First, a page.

05 September 2012

Scotch: The Final Frontier

The BBC reports that A limited edition whisky has been launched to mark a unique experiment in space.

A rocket carrying vials of chemical compounds from Ardbeg's Islay distillery was blasted up to the International Space Station last year to test the effects of near zero gravity on the maturation process.
The micro-organic compounds will spend up to two years in space interacting with charred oak in near zero gravity conditions.The results will be compared with a control sample currently maturing at Ardbeg's Islay distillery.

Dr Bill Lumsden, director of distilling and whisky creation at Ardbeg, said: "So far so good. The experiment went live in January when the scientists broke the separating wall between the two components. "We will not know the results for another year or so but in the meantime we thought we would celebrate the experiment by the introduction of Ardbeg Galileo - our own earthly tribute to the scientific experiment taking place far up in space."


Ardbeg has now released "Ardbeg Galileo" to celebrate the event. The limited edition 12-year-old single malt whisky is a vatting of different styles of Ardbeg laid down in 1999.

Ardbeg was invited in late 2011 by Texas-based space research company NanoRacks to take part in the two-year space experiment. The vials that were launched by Soyuz rocket from Baikanur in Kazakhstan in late 2011 contain a class of chemical compounds known as "terpenes".

Ardbeg said the experiment could explain the workings of these large, complex molecules and help uncover new information about the change they undergo in a near zero gravity environment.
The test should also help Ardbeg find new chemical building blocks in their own flavour spectrum and could have applications for a variety of commercial and research products.

The space programme helping the wisky industry. That's what science is for! I wonder how a single malt will rank against Romulan ale and Klingon blood wine.... time will tell!

14 comments:

susan said...

A successful result might be the convincing factor for space industry in general.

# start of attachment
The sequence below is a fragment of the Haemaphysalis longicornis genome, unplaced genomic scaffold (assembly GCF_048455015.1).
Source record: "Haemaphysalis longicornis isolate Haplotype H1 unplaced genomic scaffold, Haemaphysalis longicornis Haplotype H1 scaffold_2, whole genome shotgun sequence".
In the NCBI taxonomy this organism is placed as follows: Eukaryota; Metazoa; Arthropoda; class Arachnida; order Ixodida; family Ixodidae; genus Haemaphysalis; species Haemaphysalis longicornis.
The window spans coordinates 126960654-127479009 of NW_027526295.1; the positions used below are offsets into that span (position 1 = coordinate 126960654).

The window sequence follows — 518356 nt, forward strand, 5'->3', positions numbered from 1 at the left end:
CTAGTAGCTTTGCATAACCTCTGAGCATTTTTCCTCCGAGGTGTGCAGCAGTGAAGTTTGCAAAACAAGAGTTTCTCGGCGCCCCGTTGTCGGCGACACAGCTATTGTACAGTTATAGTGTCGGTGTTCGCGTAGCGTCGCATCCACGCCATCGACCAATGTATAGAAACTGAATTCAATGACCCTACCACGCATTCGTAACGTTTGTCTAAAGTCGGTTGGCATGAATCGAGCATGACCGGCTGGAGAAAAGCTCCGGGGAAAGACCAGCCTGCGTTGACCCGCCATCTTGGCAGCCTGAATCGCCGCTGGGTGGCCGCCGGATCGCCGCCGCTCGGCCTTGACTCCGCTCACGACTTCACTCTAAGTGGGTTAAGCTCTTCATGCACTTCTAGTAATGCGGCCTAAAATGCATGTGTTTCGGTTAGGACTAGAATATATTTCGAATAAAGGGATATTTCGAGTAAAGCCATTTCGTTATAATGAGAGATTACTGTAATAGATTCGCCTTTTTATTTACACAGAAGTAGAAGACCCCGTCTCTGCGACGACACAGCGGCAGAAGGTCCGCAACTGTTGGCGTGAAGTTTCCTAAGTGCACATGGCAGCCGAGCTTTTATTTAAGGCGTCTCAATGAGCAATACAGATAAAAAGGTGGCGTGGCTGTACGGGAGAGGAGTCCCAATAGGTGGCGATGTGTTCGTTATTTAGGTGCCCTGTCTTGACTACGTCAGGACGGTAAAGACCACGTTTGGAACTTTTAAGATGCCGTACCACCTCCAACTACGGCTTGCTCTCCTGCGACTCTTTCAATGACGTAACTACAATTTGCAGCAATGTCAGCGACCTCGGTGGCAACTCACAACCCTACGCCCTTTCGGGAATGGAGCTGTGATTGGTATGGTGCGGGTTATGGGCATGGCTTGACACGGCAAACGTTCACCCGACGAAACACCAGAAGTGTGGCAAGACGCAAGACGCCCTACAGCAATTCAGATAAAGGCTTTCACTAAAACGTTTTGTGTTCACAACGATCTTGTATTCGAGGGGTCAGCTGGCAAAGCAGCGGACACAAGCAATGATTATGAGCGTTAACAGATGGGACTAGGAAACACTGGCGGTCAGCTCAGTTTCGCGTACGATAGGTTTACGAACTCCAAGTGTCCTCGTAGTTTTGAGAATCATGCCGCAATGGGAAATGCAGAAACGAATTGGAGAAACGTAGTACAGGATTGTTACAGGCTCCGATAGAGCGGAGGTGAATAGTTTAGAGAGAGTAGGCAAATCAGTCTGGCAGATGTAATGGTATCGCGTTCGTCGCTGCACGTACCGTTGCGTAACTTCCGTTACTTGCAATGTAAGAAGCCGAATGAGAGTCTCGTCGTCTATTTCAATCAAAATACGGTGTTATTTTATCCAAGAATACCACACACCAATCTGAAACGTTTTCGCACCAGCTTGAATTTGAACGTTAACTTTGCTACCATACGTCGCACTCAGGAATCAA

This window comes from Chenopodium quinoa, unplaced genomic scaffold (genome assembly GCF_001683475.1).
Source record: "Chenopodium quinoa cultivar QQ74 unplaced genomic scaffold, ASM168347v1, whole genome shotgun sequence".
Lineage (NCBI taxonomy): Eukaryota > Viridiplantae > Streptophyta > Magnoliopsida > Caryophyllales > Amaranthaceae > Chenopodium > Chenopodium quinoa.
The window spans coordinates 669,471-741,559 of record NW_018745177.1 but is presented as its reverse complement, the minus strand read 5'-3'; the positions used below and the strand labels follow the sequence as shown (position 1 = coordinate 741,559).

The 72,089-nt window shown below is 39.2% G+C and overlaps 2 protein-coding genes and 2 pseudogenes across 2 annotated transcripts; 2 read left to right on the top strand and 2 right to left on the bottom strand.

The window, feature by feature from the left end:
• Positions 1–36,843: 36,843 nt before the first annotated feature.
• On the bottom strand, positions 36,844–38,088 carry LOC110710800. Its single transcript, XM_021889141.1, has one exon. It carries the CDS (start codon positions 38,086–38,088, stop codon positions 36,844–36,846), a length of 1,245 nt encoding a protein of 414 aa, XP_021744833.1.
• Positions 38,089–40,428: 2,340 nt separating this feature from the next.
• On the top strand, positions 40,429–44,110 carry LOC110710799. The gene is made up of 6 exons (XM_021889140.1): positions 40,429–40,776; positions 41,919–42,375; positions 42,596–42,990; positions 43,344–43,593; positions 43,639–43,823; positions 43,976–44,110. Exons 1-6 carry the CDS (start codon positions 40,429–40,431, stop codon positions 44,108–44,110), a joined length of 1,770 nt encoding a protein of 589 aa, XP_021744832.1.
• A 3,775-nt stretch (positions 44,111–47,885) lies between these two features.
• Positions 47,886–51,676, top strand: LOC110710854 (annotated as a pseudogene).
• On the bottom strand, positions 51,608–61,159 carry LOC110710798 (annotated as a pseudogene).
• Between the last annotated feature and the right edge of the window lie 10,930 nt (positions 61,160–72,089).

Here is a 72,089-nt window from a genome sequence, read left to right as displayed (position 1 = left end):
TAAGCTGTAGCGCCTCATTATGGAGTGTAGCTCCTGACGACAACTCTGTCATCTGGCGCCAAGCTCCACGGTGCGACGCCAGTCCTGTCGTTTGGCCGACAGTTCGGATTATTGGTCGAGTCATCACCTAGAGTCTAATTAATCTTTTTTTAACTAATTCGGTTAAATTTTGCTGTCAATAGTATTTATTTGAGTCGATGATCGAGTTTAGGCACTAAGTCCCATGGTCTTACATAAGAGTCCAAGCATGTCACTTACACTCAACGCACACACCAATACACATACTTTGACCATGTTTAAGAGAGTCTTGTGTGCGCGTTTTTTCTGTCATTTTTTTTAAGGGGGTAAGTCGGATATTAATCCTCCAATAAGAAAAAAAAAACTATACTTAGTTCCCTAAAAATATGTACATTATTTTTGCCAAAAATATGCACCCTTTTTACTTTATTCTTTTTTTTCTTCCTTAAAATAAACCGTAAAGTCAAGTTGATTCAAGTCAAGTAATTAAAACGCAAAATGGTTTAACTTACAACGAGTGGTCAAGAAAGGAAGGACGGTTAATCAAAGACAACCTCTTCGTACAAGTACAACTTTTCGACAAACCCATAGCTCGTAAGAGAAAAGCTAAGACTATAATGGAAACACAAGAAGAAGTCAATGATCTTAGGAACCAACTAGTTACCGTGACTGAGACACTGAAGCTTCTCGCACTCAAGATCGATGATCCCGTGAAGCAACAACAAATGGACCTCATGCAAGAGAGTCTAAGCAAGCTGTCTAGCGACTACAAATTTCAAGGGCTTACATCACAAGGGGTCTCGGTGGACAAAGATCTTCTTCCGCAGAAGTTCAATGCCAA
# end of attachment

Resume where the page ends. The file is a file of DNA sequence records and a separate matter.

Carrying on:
SnoopyTheGoon said...

I hope they will call for volunteers to taste the resulting product. I am in.

jams o donnell said...

It is what al te money spent on space research is for Susan.

After me Snoopy!

James Higham said...

Don't know if a bottle of the precious fluid should be wasted this way.

Steve Bates said...

"A rocket carrying vials of chemical compounds from Ardbeg's Islay distillery..."

In my youth I used to say that Scotch was a vial concoction, but with age (mine and the Scotch's) I've acquired the taste...

jams o donnell said...

Science requires the odd sacrifice James!

You and me both Steve!

Sean Jeating said...

Watch the astronauts!!

jams o donnell said...

Definitely or the best that they don't tipple!

Don QuiScottie said...

Whisky is over-rated, says this Scotsman. I quite like a Scotch and Soda on occasion though.

jams o donnell said...

Isn't that verging on heresy my dear Don

Don QuiScottie said...

I risk being hung, drawn and quartered if anyone can see through my masterful disguise. Don't much like Irn-Bru either, but I am a diligent consumer of oats, and sometimes haggis, and I am frequently dour, miserable and mean, so I think I'll be OK on balance, just so long as they never catch me supporting England at football... or at anything.

jams o donnell said...

Supporting England? It would be a visit to Lord Summerisle and his wicker man for you then!

Don QuiScottie said...

And yet, I confess, it has been known... But then they have always let me down in the penalty shoot-outs.

jams o donnell said...

That's true. Perhaps one day the England team will practice penalty shoot outs